1. Hotels get very, very weird .. and they are also few and far between. These two facts may be related. 

2. It's really empty. I thought Iceland was empty anyway, but the southern parts seem crowded compared to this. 

3. You can tell the tourists from the Icelanders really easily on a gravel road. 

This part of the trip has been a disappointment in several ways, but has included a few delightful surprises. 

First, there was the creepy hotel last night. Shudder. PLEASANT SURPRISE: that experience actually made tonight's venue, a rustic horse farm with shared bathroom facilities (eww, call me an American princess, but I don't like sharing a bathroom, and NO STRANGERS PLEASE) seem incredibly cozy and homey by comparison. Plus, Colin finally got to ride an Icelandic horse. 

Second, I found out when I got up here (never mind why) that all the gold-star photography sites I had been planning to visit are a) close together and b) require an 80km drive on gravel roads to get there. So I grumpily decided they can't be that gold star, and moved on to my backup plan of seal watching in Hvammstangi. PLEASANT SURPRISE: Hvammstangi is a strangely quirky little town in a fun way. I think it may be inhabited by selkies. 

Third, at the Seal Center, they sent us up the Vatnsnes peninsula ... on the very gravel road I had already decided to veto. We didn't see a single seal, but we ended up driving so far that I threw in the towel and just went around the whole damn thing. PLEASANT SURPRISE: I now have an advanced degree in driving on gravel roads with a certificate in Giving Way, and did my thesis on Not Panicking on a Blindhead Hill when you are driving on single-lane packed dirt and it starts raining. There's also a charming little seafood restaurant at the point of the peninsula.

Fourth, Hvítserkur, the infamous stone arch that everybody wants to photograph, is distinctly underwhelming. Definitely not worth an 80 kilometer drive on gravel roads .. even with the seafood restaurant thrown in. PLEASANT SURPRISE: It makes me appreciate all the other, much more spectacular sites which have such easy access and yet are still not very crowded.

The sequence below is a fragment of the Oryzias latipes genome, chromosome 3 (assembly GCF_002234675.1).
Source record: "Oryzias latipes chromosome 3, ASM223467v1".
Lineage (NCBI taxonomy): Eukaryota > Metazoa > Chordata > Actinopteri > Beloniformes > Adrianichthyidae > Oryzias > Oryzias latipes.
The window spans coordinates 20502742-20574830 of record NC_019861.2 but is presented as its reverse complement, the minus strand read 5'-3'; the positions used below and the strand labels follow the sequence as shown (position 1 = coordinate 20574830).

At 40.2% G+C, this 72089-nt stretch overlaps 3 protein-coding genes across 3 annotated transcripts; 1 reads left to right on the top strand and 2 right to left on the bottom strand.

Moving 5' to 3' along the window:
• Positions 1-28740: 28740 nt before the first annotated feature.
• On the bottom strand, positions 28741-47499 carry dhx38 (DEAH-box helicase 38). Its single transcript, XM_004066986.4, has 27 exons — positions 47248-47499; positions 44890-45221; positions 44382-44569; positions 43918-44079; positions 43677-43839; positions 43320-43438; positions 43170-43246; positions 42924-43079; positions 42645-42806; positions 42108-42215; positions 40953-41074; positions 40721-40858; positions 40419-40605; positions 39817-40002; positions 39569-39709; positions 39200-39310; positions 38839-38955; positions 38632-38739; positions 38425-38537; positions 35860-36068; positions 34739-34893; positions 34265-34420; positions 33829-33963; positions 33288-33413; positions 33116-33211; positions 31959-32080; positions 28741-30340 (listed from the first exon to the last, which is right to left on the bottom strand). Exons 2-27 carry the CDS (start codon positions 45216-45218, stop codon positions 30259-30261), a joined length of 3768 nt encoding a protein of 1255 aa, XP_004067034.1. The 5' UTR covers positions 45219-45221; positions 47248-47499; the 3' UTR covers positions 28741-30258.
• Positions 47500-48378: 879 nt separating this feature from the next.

TGIF, y'all! I can't wait to head down south again tomorrow :) 
Gari Fowler's profile photoKelly Grebinski's profile photoZaryat Edieva's profile photoAaron Paulson (tokyoaaron)'s profile photo
WOW! really amazing...
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Armida Evony

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I know where I'm going, I just can't pronounce it ..

Colin and I have been working hard on our Icelandic pronunciation, and we’re getting better. Our latest tactic is to correct Samantha, our GPS lady, every time she mispronounces something (which she does constantly, with sometimes hilarious results). Her version of Snæfellsnesvegur had us laughing so hard we had to pull over.

This has gotten me thinking about place and street names. I’m a huge fan of quirky British village names: who wouldn’t want to visit Nether Wallop, Mudford Sock or Snail’s Bottom? And I love the mysterious ones like Sutton Hoo, Twelveheads, Chequer Bent .. makes me want to find out how they got their names. We also have some pretty colorful names for small towns in the U.S., particularly in the Wild West .. Tombstone and Deadwood are famous, but there’s also Grasshopper Hollow and Bumblebee in my home state of Arizona. Truth or Consequences, New Mexico. And Confidence, California .. or Last Chance, Colorado. 

So I admit, I’m a little disappointed to find out that the mysterious Icelandic place names which I’m working so hard to learn to say are almost always just a place description. And a terse one at that. Cave Place. Snowfall Mountain. Somebody's Farm. Even Eyjafjallajökull simply means Islands Mountain Glacier. There's no Weird Jagged Mountain or Misty Romantic Village here :( A Viking I know once told me that Nordic folks keep their place names short and simple because you don't want to say too much when it's icy enough out to freeze your tongue to your teeth. 

I do kind of like the simple (once you know the Icelandic word-chunks that are combined to make those tonguetwisters) road and street names though. School Street. Market Street. Harbor Road. Way to (insert place name here). Pretty hard to misinterpret those. I always picture a gang of Vikings yelling, “the sign says this way to the hot spring, wahoo!”